We are gonna stay home baking Brazilian Christmas cookies recipes my mother emailed me yesterday, the snow is already coming down hard.
I will share them with you.
Hope you had a Merry Christmas.

;)

Ray

Fiona said...

The christmas cookie blog aside, I am curious if you've tried Christmas Stollen. It is absolutely delicious, a bit more like pannetone than christmas cake is. Another stolen tradition (get it-- stolen-stollen? heheh) from Germany

Gil and Ray said...

Dear Fiona,

Absolutely, my grandmother, who is of German origin always made it, in Brazil it is called "Stollen de Natal".
It is definitely sweeter than your typical Panetone. My grandma also made some variations because some of the grandchildren didn't like raisins, so she made it with chocolate chips. I have head that some people also replace the raisis with "goiabada" bits, it sounds delicious.
Thanks Fiona! This is the ultimate, perfect example to my original point!
We "stollen" Christmas traditions from Europe ;)


Ray

Gil and Ray said...
This comment has been removed by the author.
Gil and Ray said...

A Blog is a PUBLIC vehicle for facilitating an exchange of views. So, being a PUBLIC way to reach to people, it should be used with some caution, good common sense, responsibility and, why not, a bit of elegance? The person who decides to move to another country should expect it from the very beginning. The land where you live now IS NOT YOUR HOME COUNTRY, after all! I know it's not always easy to accept what seems to be odd or simply unusual through your eyes. But it's your moral obligation to accept things the way they are, the SAME way we, foreigners living in your country are expected to do when we move there. It's our obligation to adapt to the place we're living in, not the other way around. I must say that as a Brazilian, I don't like lots of typically Brazilian things. For example, I couldn't care less about soccer games. I hate every expression of the worldwide famous Brazilian carnival. I absolutely cannot stand the uncomfortable heat in certain parts of the country. I don't like to be stared (Brazilians, in general, are very curious people and will not be shy to stare at you if you happen to catch their attention for some reason). I don't eat rice and beans every day because I find it to be absolutely boring (this typical Iberian-American cultural trait is changing now in Brazil by the way). I hate samba music! I despise the infamous Brazilian "jeitinho" (ways to go around the rules to abuse the system). I'm not fond of beach settings nor palm trees. Nevertheless, I have a lot of reasons to be a freaking proud Brazilian, reasons that I cannot put in simple words here and, even if I could, most certainly you would not understand it fully simply because you're not Brazilian.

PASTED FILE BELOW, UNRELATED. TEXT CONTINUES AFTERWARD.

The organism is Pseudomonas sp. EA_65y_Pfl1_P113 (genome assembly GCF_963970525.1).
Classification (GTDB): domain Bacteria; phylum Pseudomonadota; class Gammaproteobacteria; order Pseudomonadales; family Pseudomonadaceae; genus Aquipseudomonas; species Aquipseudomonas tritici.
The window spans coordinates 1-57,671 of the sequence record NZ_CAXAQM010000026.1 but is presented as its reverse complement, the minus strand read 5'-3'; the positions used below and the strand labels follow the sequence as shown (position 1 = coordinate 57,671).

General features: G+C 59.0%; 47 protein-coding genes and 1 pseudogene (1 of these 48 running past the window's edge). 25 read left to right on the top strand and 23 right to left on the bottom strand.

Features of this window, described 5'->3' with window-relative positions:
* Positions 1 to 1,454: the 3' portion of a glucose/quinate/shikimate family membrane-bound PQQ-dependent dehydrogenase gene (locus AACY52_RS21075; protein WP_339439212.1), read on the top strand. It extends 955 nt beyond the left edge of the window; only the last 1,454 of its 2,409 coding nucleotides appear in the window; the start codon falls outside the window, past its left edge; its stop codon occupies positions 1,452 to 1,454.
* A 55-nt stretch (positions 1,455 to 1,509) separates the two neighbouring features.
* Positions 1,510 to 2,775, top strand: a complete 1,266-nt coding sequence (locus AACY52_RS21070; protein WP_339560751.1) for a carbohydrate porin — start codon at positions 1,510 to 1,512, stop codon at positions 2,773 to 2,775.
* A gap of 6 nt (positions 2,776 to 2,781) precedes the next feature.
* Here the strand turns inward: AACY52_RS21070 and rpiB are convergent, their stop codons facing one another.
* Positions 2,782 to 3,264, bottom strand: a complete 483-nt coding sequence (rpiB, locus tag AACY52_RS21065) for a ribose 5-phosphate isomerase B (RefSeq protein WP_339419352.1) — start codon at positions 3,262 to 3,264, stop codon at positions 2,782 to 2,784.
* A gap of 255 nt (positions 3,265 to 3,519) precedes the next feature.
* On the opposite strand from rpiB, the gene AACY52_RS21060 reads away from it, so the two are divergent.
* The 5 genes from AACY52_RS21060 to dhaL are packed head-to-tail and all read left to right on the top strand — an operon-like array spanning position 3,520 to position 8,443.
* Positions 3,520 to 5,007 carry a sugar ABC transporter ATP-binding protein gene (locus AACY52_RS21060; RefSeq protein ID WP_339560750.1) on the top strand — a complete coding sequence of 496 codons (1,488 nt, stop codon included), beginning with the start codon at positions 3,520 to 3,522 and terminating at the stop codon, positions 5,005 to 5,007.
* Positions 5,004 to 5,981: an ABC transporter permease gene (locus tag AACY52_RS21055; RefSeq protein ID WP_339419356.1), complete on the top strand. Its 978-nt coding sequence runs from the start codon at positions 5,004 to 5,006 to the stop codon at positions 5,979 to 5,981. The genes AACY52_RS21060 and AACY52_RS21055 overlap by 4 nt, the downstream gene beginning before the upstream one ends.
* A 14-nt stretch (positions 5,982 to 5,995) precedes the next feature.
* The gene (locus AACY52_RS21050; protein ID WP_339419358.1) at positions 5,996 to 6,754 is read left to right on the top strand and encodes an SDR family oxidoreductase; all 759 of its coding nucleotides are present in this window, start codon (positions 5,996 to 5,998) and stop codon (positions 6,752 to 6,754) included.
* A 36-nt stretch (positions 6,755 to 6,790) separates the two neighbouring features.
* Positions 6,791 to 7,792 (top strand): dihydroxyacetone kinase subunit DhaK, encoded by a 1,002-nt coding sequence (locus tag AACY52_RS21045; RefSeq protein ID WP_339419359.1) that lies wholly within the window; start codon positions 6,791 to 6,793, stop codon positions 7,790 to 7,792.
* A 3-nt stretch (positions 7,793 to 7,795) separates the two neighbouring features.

Gil and Ray said...